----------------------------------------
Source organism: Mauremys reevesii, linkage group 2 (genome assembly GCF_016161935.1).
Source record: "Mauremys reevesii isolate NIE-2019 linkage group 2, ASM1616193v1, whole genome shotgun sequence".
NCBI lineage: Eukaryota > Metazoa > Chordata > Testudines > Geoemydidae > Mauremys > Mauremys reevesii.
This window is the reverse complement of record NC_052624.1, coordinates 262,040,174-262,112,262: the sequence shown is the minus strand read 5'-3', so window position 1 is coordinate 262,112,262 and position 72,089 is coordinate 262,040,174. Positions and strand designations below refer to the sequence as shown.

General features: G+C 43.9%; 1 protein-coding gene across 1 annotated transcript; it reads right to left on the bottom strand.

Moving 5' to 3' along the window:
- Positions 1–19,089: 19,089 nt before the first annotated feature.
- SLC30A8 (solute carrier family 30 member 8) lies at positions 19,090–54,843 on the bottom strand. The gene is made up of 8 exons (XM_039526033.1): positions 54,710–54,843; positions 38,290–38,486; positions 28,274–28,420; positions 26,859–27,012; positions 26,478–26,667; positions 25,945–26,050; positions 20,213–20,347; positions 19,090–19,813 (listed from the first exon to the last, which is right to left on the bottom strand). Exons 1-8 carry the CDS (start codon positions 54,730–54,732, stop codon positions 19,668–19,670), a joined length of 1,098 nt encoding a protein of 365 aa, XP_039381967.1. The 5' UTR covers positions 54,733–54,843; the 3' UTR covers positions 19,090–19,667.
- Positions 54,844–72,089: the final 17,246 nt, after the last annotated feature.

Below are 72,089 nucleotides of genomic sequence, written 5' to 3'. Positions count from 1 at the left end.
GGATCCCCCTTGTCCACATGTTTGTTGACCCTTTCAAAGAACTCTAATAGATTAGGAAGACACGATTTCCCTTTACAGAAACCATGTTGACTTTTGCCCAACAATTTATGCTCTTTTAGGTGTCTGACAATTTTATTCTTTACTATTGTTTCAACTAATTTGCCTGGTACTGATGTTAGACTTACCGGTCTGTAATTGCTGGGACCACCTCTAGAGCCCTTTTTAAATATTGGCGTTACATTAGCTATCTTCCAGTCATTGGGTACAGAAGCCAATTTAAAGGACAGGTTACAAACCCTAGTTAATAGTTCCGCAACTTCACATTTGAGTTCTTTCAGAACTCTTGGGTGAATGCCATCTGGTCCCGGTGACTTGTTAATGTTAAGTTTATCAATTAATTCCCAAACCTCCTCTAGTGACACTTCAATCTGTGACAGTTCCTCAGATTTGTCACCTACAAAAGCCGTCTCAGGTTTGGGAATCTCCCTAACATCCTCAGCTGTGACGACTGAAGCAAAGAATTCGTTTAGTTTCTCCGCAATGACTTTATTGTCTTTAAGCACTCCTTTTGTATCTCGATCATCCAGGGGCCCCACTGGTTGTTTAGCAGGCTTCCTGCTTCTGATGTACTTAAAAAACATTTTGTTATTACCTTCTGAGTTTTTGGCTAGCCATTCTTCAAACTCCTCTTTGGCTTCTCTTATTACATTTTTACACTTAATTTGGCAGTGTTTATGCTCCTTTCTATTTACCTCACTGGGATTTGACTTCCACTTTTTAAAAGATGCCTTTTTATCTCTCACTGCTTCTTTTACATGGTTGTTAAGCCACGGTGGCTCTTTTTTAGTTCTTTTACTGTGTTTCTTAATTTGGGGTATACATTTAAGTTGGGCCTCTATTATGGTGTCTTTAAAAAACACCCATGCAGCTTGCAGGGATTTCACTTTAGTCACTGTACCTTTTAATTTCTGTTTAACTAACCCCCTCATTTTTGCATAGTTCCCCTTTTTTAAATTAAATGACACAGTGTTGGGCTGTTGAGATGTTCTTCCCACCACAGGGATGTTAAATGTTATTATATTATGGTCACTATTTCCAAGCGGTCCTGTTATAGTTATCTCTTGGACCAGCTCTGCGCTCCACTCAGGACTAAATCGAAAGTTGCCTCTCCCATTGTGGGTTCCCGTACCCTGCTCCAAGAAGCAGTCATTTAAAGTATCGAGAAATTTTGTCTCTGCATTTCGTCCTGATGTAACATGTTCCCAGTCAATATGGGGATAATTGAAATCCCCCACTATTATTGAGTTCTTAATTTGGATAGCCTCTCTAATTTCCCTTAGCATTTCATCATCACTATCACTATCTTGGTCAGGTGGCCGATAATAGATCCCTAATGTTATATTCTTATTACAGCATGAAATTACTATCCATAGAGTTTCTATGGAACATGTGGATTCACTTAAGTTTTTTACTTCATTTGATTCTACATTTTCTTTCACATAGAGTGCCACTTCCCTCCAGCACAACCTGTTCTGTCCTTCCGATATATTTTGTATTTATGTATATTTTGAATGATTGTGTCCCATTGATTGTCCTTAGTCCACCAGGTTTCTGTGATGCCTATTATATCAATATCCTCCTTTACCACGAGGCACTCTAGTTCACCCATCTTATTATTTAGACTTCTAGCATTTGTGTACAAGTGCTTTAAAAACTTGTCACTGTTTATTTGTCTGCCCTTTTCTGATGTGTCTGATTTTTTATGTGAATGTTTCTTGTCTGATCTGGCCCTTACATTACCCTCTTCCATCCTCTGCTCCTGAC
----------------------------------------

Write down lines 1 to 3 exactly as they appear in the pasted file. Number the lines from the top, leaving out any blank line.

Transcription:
Source organism: Mauremys reevesii, linkage group 2 (genome assembly GCF_016161935.1).
Source record: "Mauremys reevesii isolate NIE-2019 linkage group 2, ASM1616193v1, whole genome shotgun sequence".
NCBI lineage: Eukaryota > Metazoa > Chordata > Testudines > Geoemydidae > Mauremys > Mauremys reevesii.